Rain

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Kingsbrae 20.4
20 June 2017

Rain

Hand in hand, we walk
beneath black umbrellas.
Grass beneath our feet is wet
and water seeps through
our shoes, soaking our socks.

Cold and numb in spite of the date
(the summer solstice draws near),
my ears strain against the pitter
-patter of falling rain to catch
the nearby robin’s song.

He has mislaid his voice
and I can no longer translate
his liquid notes into soul music
that might lighten mind and day.

Clouds gather and empty themselves
over our umbrella-covered heads.
In spite of damp and dark that rule,
thoughts abound and hop around,
like frogs in a summer pool, while
light bulbs explode in my brain.

Summer Visitors

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Kingsbrae 20.2
20 June 2017

Summer Visitors

Wind-blown birds,
songsters, passerines,
carried up from the south
on the wind’s wings.

Myths become facts:
hummingbirds on
eagles’ backs, warm,
clinging, feather-nested.

The following wind
drives carrier and
passenger onwards
and upwards to our land.

Look to the Mountain Ash
with its Indigo Bunting,
rare passerines flourish,
too, new, sudden and
unexpected visitors, drawn
north by our sun’s magnet
and our short summer
season with its wealth:
swarming northern insects
(never forget
those migrant butterflies)
and pestilential flies.

Sandman 3

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Kingsbrae 18.1
18 June 2017

Sandman 3

The sandman brings sand
to put in the sandwiches
we have packed for the beach.
It’s as coarse and fierce as salt
flowing through an hourglass,
or red sand in an egg-timer,
not clockwork and wound,
but the sort you turn upside
down. Sand: it counts each
minute of each day, turns
minutes into hours, hours
into days, sands the stone
block of our lives, like a sculptor,
into smaller, more manageable
shapes and chunks. Sand sticks
to our clothes, makes us wash
our hands and brush ourselves
thoroughly before we sit down
to eat the sand that has sneaked
into the lunch-time sandwiches
we brought to nibble on the sands.

Sand in the sandwiches:
grit in the machine.
Sand in the sand glass:
measuring our lives.
Sand on a childhood beach:
timeless.

Comment: My thanks to Dwight Roth, a fellow poet, for sowing the seed that grew into that last stanza. It’s funny how art can grow. A suggestion from a friend, a chance encounter, a moment of madness. As artists, we must keep our minds open for these moments when the small universe of the poem turns and changes, pivoting sometimes on a single thought or a seemingly careless word. A careless word: that is sometimes how and why the greatest books are written: “En un lugar de la Mancha, de cuyo nombre no quiero acordarme …”

Pinot & Palette

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Kingsbrae 16.5
16 June 2017

Pinot & Paint

“Slap it on,” says the instructor,
“the sky first, various shades of blue,
darker at the top, lighter down below,
by the horizon line you dribble
across the bottom third of the page.
Add some white to lighten the blue
and maybe a little touch of yellow.
Now the landline, on the horizon,
brown first for the rocky shore,
a rub of green for foliage and trees.
Now, for the sea, take blues,
light and dark, mix them with a touch,
yellow, green and lighten them
a little with a touch of white.
Next come the cedar weir poles,
dark down below where the high tide
soaks them, lighter on top, use red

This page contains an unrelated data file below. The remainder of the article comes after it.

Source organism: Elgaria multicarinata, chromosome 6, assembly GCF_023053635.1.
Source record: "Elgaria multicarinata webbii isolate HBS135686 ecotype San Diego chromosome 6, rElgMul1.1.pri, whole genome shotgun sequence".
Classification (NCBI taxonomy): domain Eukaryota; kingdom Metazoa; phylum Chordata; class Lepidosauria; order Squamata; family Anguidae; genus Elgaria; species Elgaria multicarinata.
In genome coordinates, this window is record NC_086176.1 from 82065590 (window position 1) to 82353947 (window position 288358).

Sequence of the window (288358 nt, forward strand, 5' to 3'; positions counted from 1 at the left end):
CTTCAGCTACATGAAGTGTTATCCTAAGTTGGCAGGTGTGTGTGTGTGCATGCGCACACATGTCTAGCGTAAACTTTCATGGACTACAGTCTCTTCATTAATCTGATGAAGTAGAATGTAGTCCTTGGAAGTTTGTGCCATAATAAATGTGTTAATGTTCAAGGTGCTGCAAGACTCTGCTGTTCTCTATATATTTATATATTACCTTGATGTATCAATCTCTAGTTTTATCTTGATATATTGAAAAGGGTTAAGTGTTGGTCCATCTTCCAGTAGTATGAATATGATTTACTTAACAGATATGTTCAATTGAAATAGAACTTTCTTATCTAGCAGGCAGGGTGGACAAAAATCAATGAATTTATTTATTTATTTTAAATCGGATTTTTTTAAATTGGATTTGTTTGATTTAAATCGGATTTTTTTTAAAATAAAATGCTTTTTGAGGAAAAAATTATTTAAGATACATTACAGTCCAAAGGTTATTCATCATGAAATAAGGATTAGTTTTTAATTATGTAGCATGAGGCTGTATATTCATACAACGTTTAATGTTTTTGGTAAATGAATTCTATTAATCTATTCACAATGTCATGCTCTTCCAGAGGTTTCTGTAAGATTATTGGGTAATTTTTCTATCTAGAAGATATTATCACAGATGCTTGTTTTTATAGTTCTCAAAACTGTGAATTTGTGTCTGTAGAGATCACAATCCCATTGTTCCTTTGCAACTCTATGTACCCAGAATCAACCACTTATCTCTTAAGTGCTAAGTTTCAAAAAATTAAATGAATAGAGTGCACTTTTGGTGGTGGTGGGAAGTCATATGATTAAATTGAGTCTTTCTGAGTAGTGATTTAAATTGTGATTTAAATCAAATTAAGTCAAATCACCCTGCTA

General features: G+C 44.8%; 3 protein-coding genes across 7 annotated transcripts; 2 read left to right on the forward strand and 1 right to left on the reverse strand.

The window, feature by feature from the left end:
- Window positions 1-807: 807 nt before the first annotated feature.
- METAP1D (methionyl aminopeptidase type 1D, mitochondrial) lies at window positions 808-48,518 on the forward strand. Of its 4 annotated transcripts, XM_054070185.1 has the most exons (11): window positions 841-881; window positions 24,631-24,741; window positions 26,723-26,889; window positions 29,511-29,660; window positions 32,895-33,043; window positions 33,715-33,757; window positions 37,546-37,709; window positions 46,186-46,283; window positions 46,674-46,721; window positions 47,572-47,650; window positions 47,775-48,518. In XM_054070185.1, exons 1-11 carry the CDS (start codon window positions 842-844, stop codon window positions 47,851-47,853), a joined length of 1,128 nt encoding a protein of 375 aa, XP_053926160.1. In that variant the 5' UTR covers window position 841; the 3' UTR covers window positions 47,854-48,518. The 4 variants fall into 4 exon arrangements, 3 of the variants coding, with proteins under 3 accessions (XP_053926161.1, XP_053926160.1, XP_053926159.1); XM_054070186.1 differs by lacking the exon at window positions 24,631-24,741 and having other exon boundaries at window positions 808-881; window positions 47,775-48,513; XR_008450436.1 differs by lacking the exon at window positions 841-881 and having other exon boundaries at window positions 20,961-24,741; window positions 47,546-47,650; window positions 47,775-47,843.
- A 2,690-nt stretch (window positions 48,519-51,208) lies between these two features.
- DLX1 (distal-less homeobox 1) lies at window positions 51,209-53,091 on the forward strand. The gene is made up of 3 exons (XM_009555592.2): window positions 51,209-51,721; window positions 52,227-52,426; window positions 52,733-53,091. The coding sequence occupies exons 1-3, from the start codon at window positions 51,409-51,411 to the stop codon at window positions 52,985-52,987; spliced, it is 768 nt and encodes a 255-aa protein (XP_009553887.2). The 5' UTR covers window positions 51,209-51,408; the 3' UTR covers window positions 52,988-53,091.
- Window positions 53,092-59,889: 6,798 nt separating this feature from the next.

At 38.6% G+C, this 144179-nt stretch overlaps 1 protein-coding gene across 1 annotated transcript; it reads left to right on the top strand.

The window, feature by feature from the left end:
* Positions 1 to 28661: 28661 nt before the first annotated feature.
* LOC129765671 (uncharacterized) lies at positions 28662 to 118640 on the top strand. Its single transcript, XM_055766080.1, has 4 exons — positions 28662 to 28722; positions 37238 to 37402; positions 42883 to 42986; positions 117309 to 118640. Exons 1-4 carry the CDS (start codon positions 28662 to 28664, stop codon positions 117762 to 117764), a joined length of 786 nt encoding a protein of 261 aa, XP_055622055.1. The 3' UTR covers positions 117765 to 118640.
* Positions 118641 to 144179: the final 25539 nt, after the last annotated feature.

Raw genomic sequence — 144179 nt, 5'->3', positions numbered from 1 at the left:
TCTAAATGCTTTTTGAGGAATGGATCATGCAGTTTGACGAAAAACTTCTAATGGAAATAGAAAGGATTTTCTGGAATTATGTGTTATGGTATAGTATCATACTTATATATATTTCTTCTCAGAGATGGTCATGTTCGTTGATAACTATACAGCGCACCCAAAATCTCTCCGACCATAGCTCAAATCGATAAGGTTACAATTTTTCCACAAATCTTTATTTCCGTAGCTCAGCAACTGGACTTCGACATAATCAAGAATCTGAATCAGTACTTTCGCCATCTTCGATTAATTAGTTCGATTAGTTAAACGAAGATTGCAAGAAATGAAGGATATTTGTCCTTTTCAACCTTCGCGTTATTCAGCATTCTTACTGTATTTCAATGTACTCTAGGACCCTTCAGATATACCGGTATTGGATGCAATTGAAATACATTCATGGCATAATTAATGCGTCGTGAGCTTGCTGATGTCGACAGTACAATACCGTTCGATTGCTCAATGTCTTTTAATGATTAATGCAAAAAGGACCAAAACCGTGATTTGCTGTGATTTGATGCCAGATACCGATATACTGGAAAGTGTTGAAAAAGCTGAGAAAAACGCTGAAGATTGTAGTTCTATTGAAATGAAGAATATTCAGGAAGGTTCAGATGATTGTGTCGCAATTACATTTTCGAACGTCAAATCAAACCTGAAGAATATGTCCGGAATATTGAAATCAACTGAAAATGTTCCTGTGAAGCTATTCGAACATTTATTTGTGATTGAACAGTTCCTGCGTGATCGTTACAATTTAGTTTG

and yellow and a touch of orange.
Remember the shadows, and don’t
forget the way the poles are reflected
in the water, use broken lines for that,
matching colors. When you’re done,
just sign your name in the corner.
Finish your wine and cheese, now,
tell me: wasn’t that so much fun?”

Comment: We, the resident artists of KIRA, went to Geoff Slater’s workshop / studio to join in his Friday afternoon Pinot & Palette painting session. This was a two hour extravaganza with two glasses of wine, a cheese plate with bread and pickles, an empty canvas that we were obliged to fill, and a palette of acrylic paints with which to fill it. Geoff, the artistic director at Kingsbrae Gardens, led us step by step (as sequenced above) through ‘how to paint a picture’. The subject he chose for us was a fishing weir from Passamaquoddy Bay. He began by giving us a history of the weirs (click here for the appropriate poem) and their uses by the Passamaquoddy peoples and then he led us step by step through the painting process. At the end of the afternoon, the participants saw their paintings held up for all to see. They were mounted in a standard frame that highlighted the art as art. At the session’s end we parted with a great gift: our paintings, done by ourselves, and a deeper understanding of the history of the local region, the workings of the fishing weirs, and a deeper knowledge of how to paint. All in all it was a wonderful experience.

This Fragile Light

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Kingsbrae 16.1
16 June 2017

This Fragile Light

This fragile light
filtering through
the early-morning mind
filled as it still is
with night’s dark
shadowy dreams
their dance demonic
or perchance angelic
as light rises and falls
in time to the chest’s
frail tidal change
the ins and outs
of life-giving breath

Bright motes these birds
at the morning feeder
feathered friends
who visit daily
known by their song
their plumage
their ups and downs
as they dazzle and spark
breaking the day open
with their chorus of joy

Comment: According to my journal, this poem was written on Saturday, 25 March 2017, and is number 32 in the Kingsbrae Cycle that I started on 3 March 2017. I posted it to the blog on 26 March 2017 and you can view it and the earlier comments by clicking here. This Fragile Light is art of the Kingsbrae Cycle in tone and mood. It didn’t need to be rewritten in situ, and I repost it in its original form. From now on, this pattern of a repetition of earlier posts together with a rewriting of earlier poems and the creation of new ones will be the central pattern of the Kingsbrae poems. What will change are the pictures accompanying the photos.

 

Eyeless in Kingsbrae

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Kingsbrae 15.3
15 June 2017

Eyeless in Kingsbrae

There’s warmth in a color,
and heat’s visible to the touch.
Shocking pink has a different
feel beneath the fingers,
and it has no name that you
and I, sighted, would ever know.